Sloan Column: The true meaning of Christmas
No one person has had a more profound effect on my life than my nana, the late Louise Farr.
Nana had an extraordinary affinity for birds. Her special fondness for them was particularly evident at Christmas time. She did not decorate her tree in the traditional manner, with colorful ornaments and lights, garland and tinsel. There was no star shining brightly from the top of her tree.
Nana’s Christmas tree was filled with birds, flocks of them. They weren’t real, of course, but they were seemingly on every branch. There were robins and blue jays, doves and pigeons, cardinals and wrens. Some of them even made sounds, chirping or cooing or twittering. Perched proudly at the top was a magnificent-looking bright red cardinal. Nana’s tree really was a sight to behold.
Nana also had another special tradition, one I wish to share with you now. Rather than retelling ‘Twas the Night Before Christmas,” my Nana would tell a story called “The Parable of the Birds.” It is a wonderful story that captured for me (and still does) the true meaning of Christmas. For the longest time I believed it was my nana’s story. It was not until many year’s later that I discovered it was written by an author/journalist /theologian by the name of Louis Cassels.
Cassels was born in Aiken. He worked for many years with United Press International news service. For 19 years he authored a popular column titled “Religion in America.” One of those columns was “The Parable of the Birds. “ First published at Christmas in 1959, Cassels’ parable gained immediate popularity. The story appeared in newspapers and on radio broadcasts across the country. One of the most notable voices to share the story was Paul Harvey. He would retell Cassels’ meaningful tale for decades on his annual Christmas radio broadcast.
With immense gratitude to Mr. Cassels and my nana, I share with you now the story of a man, a flock of birds and the true meaning of Christmas.
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“Now the man to whom I’m going to introduce you was not a scrooge; he was a kind, decent, mostly good man. He was generous to his family and upright in his dealings with other men. But he just didn’t believe all that stuff about God becoming a man, which the churches proclaim at Christmas time. It just didn’t make sense, and he was too honest to pretend otherwise.
“‘I’m truly sorry to distress you,’ he told his wife, “but I’m not going with you to church this Christmas Eve.’ He said he’d feel like a hypocrite and that he would much rather just stay at home. And so he stayed, and they went to the midnight service.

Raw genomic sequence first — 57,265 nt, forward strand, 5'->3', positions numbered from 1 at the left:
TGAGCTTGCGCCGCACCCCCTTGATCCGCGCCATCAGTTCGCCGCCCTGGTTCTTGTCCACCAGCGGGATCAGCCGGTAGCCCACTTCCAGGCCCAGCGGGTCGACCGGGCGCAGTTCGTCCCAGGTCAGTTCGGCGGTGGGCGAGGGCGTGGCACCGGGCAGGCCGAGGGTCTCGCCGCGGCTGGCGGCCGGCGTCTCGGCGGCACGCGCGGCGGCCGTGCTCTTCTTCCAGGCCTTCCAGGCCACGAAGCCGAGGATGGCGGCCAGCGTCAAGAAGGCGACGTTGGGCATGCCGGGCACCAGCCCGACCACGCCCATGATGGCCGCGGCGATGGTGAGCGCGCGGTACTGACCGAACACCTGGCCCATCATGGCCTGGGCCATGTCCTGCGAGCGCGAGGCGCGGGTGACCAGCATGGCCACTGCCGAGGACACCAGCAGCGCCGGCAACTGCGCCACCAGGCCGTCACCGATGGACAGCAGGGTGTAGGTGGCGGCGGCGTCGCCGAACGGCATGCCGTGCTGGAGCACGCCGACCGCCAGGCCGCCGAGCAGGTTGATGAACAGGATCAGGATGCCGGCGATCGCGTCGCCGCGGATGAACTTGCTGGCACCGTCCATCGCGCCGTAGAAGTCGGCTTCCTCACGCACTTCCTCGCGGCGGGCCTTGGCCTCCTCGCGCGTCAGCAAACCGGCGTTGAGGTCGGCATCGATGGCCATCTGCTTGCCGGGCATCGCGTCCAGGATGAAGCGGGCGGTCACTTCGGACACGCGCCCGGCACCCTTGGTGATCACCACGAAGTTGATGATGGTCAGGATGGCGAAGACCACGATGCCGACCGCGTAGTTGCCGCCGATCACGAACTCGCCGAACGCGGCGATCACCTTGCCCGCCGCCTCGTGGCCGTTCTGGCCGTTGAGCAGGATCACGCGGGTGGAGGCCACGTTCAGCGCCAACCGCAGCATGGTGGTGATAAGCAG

“Shortly after the family drove away in the car, snow began to fall. He went to the window to watch the flurries getting heavier and heavier. Then he went back to his fireside chair to read his newspaper. Minutes later he was startled by a thudding sound. Then another and another — sort of a thump or a thud. At first he thought someone must have been throwing snowballs against his living room window.
“But when he went to the front door to investigate, he found a flock of birds huddled miserably in the snow. They’d been caught in the storm and, in a desperate search for shelter, had tried to fly through his large landscape window. Well, he couldn’t let the poor creatures lie there and freeze, so he remembered the barn where his children stabled their pony. That would provide a warm shelter, if he could direct the birds to it.
“Quickly he put on a coat and galoshes and then he tramped through the deepening snow to the barn. He opened the doors wide and turned on a light, but the birds did not come in. He figured food would entice them. So he hurried back to the house, fetched breadcrumbs and sprinkled them on the snow. He made a trail to the brightly lit, wide-open doorway of the stable. But to his dismay, the birds ignored the breadcrumbs and continued to flap around helplessly in the snow.
“He tried catching them. He tried shooing them into the barn by walking around them and waving his arms. Instead, they scattered in every direction, except into the warm, lighted barn. And then he realized that they were afraid of him. To them, he reasoned, I am a strange and terrifying creature. If only I could think of some way to let them know that they can trust me — that I am not trying to hurt them but to help them. But how?
Any move he made tended to frighten and confuse them. They just would not follow. They would not be led or shooed, because they feared him.
“‘If only I could be a bird,’ he thought to himself, ‘and mingle with them and speak their language. Then I could tell them not to be afraid. Then I could show them the way to the safe warm barn. But I would have to be one of them so they could see and hear and understand.’
“At that moment the church bells began to ring. The sound reached his ears above the sounds of the wind. And he stood there listening to the bells pealing the glad tidings of Christmas. And he sank to his knees in the snow.
“‘Now I understand,’ he whispered. ‘Now I see why you had to do it.’”
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Emmanuel – God with us.
A blessed Christmas to you and yours.